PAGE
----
land scheme is ever published nowadays without a map?'
Unworthy rumors having been spread abroad in England
about Penn's Woods, in 1687 Penn published
another-pamphlet, the purpose of which was to offset
these rumors. by quotations (testimonials or
endorsements) from "persons of good credit" (to quote
from the cover).
In England there appeared, in 1673, a
pamphlet entitled : "An Essay to Revive the Ancient
Education of Gentle-women in Religion, Manners and
Tongues," at the end of which there was an advertisement
for a boarding school. This school probably financed the
publication of the first "service" manual on record, as
the advertisement and the material appearing in the book
were closely allied.
Benjamin Franklin Founded First
Benjamin Franklin, of course, stands in
the forefront of early American printers, having been
apprenticed to his stepbrother James in 1718, later
going to Philadelphia, as every school child knows, and
entering another printing office there. In 1732 he founded Poor Richard's
Almanac, the prototype of the modern-day patent medicine
almanac. This publication was, in effect, the first
house organ in this country (see Section 56).
marriage of George III's eldest daughter (about 1780) a
curious handbill was given away in London, which was
printed upon both sides and, according to historians,
"looked like a tract." Its purpose, however, was to sell
a portable washing mill (machine).
In 1825 there was
established in London a burial society which distributed
handbills that rivaled the recent (1920) Frank A.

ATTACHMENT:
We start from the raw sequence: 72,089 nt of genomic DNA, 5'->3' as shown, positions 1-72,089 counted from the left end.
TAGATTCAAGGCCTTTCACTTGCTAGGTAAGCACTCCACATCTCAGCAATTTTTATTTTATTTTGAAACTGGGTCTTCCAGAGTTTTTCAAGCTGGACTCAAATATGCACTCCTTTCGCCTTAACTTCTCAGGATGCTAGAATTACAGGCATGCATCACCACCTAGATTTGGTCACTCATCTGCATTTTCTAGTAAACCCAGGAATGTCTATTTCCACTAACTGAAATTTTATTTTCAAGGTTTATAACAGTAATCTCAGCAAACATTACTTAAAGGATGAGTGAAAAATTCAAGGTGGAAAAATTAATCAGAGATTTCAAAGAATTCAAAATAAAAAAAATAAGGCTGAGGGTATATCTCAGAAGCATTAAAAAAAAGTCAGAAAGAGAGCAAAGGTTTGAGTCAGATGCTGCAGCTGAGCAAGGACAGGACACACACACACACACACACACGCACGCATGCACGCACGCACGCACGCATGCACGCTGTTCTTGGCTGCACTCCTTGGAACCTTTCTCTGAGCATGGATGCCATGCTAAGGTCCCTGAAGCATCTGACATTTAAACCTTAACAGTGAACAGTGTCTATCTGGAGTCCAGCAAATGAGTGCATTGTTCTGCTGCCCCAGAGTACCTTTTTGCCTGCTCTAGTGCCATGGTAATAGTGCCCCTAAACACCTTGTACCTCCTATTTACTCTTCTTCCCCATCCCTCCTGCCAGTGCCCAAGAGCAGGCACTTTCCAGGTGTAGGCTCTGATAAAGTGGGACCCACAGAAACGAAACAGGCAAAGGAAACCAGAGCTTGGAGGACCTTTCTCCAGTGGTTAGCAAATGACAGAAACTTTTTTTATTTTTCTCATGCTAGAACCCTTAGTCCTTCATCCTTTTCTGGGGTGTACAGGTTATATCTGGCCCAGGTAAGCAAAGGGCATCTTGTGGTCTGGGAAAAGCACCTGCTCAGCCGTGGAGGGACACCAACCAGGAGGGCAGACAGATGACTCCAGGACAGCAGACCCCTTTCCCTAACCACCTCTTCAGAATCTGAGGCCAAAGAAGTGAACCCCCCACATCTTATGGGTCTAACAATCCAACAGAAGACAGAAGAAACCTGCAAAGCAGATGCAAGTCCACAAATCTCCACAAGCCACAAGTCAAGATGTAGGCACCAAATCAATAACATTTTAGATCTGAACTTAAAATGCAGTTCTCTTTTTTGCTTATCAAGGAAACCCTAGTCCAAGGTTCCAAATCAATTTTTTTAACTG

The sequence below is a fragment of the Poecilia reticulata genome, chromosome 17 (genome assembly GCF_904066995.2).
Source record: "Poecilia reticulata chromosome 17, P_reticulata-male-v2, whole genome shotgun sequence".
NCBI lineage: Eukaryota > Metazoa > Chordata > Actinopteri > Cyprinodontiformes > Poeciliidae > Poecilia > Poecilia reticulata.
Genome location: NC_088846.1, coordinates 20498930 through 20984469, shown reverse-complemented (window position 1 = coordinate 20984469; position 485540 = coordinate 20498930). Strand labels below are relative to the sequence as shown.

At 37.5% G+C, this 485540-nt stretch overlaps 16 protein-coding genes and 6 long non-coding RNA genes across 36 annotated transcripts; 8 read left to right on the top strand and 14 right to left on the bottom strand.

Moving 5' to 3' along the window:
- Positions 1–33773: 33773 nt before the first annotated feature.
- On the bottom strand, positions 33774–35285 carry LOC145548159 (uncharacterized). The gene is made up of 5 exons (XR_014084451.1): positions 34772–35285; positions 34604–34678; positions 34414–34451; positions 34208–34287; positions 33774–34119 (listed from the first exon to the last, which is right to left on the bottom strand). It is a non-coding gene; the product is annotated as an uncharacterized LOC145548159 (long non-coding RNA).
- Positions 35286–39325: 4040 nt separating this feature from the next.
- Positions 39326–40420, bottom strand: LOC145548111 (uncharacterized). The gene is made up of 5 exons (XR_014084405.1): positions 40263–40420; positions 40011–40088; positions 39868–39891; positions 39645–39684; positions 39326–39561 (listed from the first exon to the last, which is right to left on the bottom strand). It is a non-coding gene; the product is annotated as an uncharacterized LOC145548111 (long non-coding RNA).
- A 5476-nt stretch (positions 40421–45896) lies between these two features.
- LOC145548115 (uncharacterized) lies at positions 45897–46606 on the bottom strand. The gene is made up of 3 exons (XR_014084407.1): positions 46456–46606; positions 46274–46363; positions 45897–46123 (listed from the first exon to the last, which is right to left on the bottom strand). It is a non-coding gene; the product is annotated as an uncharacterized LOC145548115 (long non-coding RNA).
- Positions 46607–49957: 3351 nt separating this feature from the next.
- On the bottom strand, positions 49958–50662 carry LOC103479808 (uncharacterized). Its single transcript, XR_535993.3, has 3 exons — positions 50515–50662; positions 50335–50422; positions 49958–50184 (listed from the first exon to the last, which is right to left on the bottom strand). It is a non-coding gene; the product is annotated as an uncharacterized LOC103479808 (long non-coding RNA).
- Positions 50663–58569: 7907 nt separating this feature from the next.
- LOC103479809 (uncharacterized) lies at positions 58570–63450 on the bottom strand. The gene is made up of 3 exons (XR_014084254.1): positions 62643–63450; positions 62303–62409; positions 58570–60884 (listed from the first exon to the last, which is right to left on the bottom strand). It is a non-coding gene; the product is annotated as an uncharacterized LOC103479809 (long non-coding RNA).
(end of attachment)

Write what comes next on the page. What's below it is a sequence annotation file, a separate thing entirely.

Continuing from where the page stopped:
Campbell funeral parlor advertisements at their best.
Listen to one of its arguments :
opportunity now offers to any person of either sex, who
would wish to be buried in a genteel manner, by paying
one shilling entrance and twopence per week for the
benefit of the stock. Members to be free in six months.
The money to be paid at Mr. Middleton's at the sign of
"The First and Last," Stonecutter St., Fleet Market.
deceased to be furnished as follows : a strong elm
coffin, covered with superfine black, and finished with
two rows, all around, close drove, best black japanned
nails, and adorned with ornamental drop, a handsome
plate of inscription, angel above and flower beneath,
and four pair of, hand-some handles with wrought gripes;
the coffin to be well pitched, lined and ruffled with
fine crape; a handsome crape shroud, cap and pillow. For
use, a handsome velvet pall, three gentlemen's cloaks,
three crape hatbands, three hoods and scarfs and six
pair of gloves; two porters equipped to attend the
funeral, a man to attend the same with band and gloves,
also the burial fees paid, if not exceeding one guinea.
According to Henry Sampson's "A History of Advertising
from Earliest Times," from which the above is quoted,
this piece produced results, since we are told that more
than 1100 people joined in short order ! The Middleton
referred to was not only an undertaker but also a dealer
in wickerware, including baby cribs, a fact which
probably accounts for the "catch phrase" used--" The
First and Last."